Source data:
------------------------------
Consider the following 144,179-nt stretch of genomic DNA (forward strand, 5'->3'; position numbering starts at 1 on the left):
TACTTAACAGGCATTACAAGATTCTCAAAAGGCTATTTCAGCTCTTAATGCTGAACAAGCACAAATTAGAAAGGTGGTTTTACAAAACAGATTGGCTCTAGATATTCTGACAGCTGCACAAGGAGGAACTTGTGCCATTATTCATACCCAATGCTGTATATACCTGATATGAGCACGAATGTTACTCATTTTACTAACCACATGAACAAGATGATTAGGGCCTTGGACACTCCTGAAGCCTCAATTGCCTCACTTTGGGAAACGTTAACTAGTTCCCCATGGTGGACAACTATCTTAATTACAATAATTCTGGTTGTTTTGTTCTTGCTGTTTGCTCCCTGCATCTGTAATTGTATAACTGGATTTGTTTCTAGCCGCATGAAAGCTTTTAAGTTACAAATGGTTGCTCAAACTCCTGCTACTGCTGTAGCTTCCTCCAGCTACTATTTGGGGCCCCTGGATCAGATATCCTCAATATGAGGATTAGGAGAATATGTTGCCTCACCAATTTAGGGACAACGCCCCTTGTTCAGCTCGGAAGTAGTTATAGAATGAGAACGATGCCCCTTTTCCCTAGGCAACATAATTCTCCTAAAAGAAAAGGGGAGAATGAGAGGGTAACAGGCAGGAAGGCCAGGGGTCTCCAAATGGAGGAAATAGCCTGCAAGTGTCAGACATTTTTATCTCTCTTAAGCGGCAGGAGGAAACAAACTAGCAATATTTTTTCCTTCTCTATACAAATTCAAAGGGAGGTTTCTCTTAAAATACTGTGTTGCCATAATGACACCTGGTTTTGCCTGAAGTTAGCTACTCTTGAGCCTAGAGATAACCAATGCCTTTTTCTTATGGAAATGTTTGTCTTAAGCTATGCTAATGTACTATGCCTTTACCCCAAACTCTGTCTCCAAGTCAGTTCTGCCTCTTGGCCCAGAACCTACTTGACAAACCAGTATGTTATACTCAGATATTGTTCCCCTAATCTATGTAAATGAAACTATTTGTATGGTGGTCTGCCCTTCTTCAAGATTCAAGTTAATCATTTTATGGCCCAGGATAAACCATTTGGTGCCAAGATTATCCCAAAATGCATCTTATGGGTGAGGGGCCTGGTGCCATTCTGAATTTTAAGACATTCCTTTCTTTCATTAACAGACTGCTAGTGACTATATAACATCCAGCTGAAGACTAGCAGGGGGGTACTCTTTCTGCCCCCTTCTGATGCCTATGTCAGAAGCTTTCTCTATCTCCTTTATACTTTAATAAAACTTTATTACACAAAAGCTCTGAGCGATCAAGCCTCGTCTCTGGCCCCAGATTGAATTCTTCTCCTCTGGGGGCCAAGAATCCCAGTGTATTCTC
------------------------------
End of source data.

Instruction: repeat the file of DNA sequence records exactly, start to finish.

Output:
Consider the following 144,179-nt stretch of genomic DNA (forward strand, 5'->3'; position numbering starts at 1 on the left):
TACTTAACAGGCATTACAAGATTCTCAAAAGGCTATTTCAGCTCTTAATGCTGAACAAGCACAAATTAGAAAGGTGGTTTTACAAAACAGATTGGCTCTAGATATTCTGACAGCTGCACAAGGAGGAACTTGTGCCATTATTCATACCCAATGCTGTATATACCTGATATGAGCACGAATGTTACTCATTTTACTAACCACATGAACAAGATGATTAGGGCCTTGGACACTCCTGAAGCCTCAATTGCCTCACTTTGGGAAACGTTAACTAGTTCCCCATGGTGGACAACTATCTTAATTACAATAATTCTGGTTGTTTTGTTCTTGCTGTTTGCTCCCTGCATCTGTAATTGTATAACTGGATTTGTTTCTAGCCGCATGAAAGCTTTTAAGTTACAAATGGTTGCTCAAACTCCTGCTACTGCTGTAGCTTCCTCCAGCTACTATTTGGGGCCCCTGGATCAGATATCCTCAATATGAGGATTAGGAGAATATGTTGCCTCACCAATTTAGGGACAACGCCCCTTGTTCAGCTCGGAAGTAGTTATAGAATGAGAACGATGCCCCTTTTCCCTAGGCAACATAATTCTCCTAAAAGAAAAGGGGAGAATGAGAGGGTAACAGGCAGGAAGGCCAGGGGTCTCCAAATGGAGGAAATAGCCTGCAAGTGTCAGACATTTTTATCTCTCTTAAGCGGCAGGAGGAAACAAACTAGCAATATTTTTTCCTTCTCTATACAAATTCAAAGGGAGGTTTCTCTTAAAATACTGTGTTGCCATAATGACACCTGGTTTTGCCTGAAGTTAGCTACTCTTGAGCCTAGAGATAACCAATGCCTTTTTCTTATGGAAATGTTTGTCTTAAGCTATGCTAATGTACTATGCCTTTACCCCAAACTCTGTCTCCAAGTCAGTTCTGCCTCTTGGCCCAGAACCTACTTGACAAACCAGTATGTTATACTCAGATATTGTTCCCCTAATCTATGTAAATGAAACTATTTGTATGGTGGTCTGCCCTTCTTCAAGATTCAAGTTAATCATTTTATGGCCCAGGATAAACCATTTGGTGCCAAGATTATCCCAAAATGCATCTTATGGGTGAGGGGCCTGGTGCCATTCTGAATTTTAAGACATTCCTTTCTTTCATTAACAGACTGCTAGTGACTATATAACATCCAGCTGAAGACTAGCAGGGGGGTACTCTTTCTGCCCCCTTCTGATGCCTATGTCAGAAGCTTTCTCTATCTCCTTTATACTTTAATAAAACTTTATTACACAAAAGCTCTGAGCGATCAAGCCTCGTCTCTGGCCCCAGATTGAATTCTTCTCCTCTGGGGGCCAAGAATCCCAGTGTATTCTC